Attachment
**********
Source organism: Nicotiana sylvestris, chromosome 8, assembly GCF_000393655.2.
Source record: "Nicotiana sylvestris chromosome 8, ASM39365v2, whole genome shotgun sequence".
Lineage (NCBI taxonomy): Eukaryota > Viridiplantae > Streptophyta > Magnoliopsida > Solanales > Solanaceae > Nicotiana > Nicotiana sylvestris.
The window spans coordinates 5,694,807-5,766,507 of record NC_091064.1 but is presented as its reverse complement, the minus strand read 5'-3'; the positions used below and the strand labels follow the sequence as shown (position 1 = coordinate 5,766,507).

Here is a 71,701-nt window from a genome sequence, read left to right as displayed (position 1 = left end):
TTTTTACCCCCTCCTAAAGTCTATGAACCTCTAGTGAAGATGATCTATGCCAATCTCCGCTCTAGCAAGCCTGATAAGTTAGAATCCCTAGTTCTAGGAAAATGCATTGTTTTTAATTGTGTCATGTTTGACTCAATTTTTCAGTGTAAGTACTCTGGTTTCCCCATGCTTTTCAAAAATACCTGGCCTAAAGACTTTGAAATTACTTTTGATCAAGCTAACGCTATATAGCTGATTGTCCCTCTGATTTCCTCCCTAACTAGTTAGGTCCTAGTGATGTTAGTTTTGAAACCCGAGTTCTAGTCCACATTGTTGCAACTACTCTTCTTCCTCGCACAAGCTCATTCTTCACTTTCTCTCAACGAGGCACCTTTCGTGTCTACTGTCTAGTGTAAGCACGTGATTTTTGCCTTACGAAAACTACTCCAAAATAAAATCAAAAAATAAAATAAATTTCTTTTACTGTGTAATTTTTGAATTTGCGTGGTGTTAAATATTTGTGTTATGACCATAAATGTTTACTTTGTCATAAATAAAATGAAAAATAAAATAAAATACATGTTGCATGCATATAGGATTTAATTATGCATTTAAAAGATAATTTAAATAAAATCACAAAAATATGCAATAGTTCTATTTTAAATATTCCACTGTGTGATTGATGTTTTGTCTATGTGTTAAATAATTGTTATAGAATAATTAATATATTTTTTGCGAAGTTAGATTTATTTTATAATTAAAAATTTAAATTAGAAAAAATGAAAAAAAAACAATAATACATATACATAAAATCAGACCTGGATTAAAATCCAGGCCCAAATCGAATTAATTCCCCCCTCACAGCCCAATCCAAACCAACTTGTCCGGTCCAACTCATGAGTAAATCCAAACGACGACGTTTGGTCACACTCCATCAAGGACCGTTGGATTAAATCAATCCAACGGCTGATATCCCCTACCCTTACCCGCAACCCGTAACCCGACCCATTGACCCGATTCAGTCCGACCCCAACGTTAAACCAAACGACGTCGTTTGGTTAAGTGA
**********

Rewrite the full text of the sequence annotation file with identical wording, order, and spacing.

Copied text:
Source organism: Nicotiana sylvestris, chromosome 8, assembly GCF_000393655.2.
Source record: "Nicotiana sylvestris chromosome 8, ASM39365v2, whole genome shotgun sequence".
Lineage (NCBI taxonomy): Eukaryota > Viridiplantae > Streptophyta > Magnoliopsida > Solanales > Solanaceae > Nicotiana > Nicotiana sylvestris.
The window spans coordinates 5,694,807-5,766,507 of record NC_091064.1 but is presented as its reverse complement, the minus strand read 5'-3'; the positions used below and the strand labels follow the sequence as shown (position 1 = coordinate 5,766,507).

Here is a 71,701-nt window from a genome sequence, read left to right as displayed (position 1 = left end):
TTTTTACCCCCTCCTAAAGTCTATGAACCTCTAGTGAAGATGATCTATGCCAATCTCCGCTCTAGCAAGCCTGATAAGTTAGAATCCCTAGTTCTAGGAAAATGCATTGTTTTTAATTGTGTCATGTTTGACTCAATTTTTCAGTGTAAGTACTCTGGTTTCCCCATGCTTTTCAAAAATACCTGGCCTAAAGACTTTGAAATTACTTTTGATCAAGCTAACGCTATATAGCTGATTGTCCCTCTGATTTCCTCCCTAACTAGTTAGGTCCTAGTGATGTTAGTTTTGAAACCCGAGTTCTAGTCCACATTGTTGCAACTACTCTTCTTCCTCGCACAAGCTCATTCTTCACTTTCTCTCAACGAGGCACCTTTCGTGTCTACTGTCTAGTGTAAGCACGTGATTTTTGCCTTACGAAAACTACTCCAAAATAAAATCAAAAAATAAAATAAATTTCTTTTACTGTGTAATTTTTGAATTTGCGTGGTGTTAAATATTTGTGTTATGACCATAAATGTTTACTTTGTCATAAATAAAATGAAAAATAAAATAAAATACATGTTGCATGCATATAGGATTTAATTATGCATTTAAAAGATAATTTAAATAAAATCACAAAAATATGCAATAGTTCTATTTTAAATATTCCACTGTGTGATTGATGTTTTGTCTATGTGTTAAATAATTGTTATAGAATAATTAATATATTTTTTGCGAAGTTAGATTTATTTTATAATTAAAAATTTAAATTAGAAAAAATGAAAAAAAAACAATAATACATATACATAAAATCAGACCTGGATTAAAATCCAGGCCCAAATCGAATTAATTCCCCCCTCACAGCCCAATCCAAACCAACTTGTCCGGTCCAACTCATGAGTAAATCCAAACGACGACGTTTGGTCACACTCCATCAAGGACCGTTGGATTAAATCAATCCAACGGCTGATATCCCCTACCCTTACCCGCAACCCGTAACCCGACCCATTGACCCGATTCAGTCCGACCCCAACGTTAAACCAAACGACGTCGTTTGGTTAAGTGA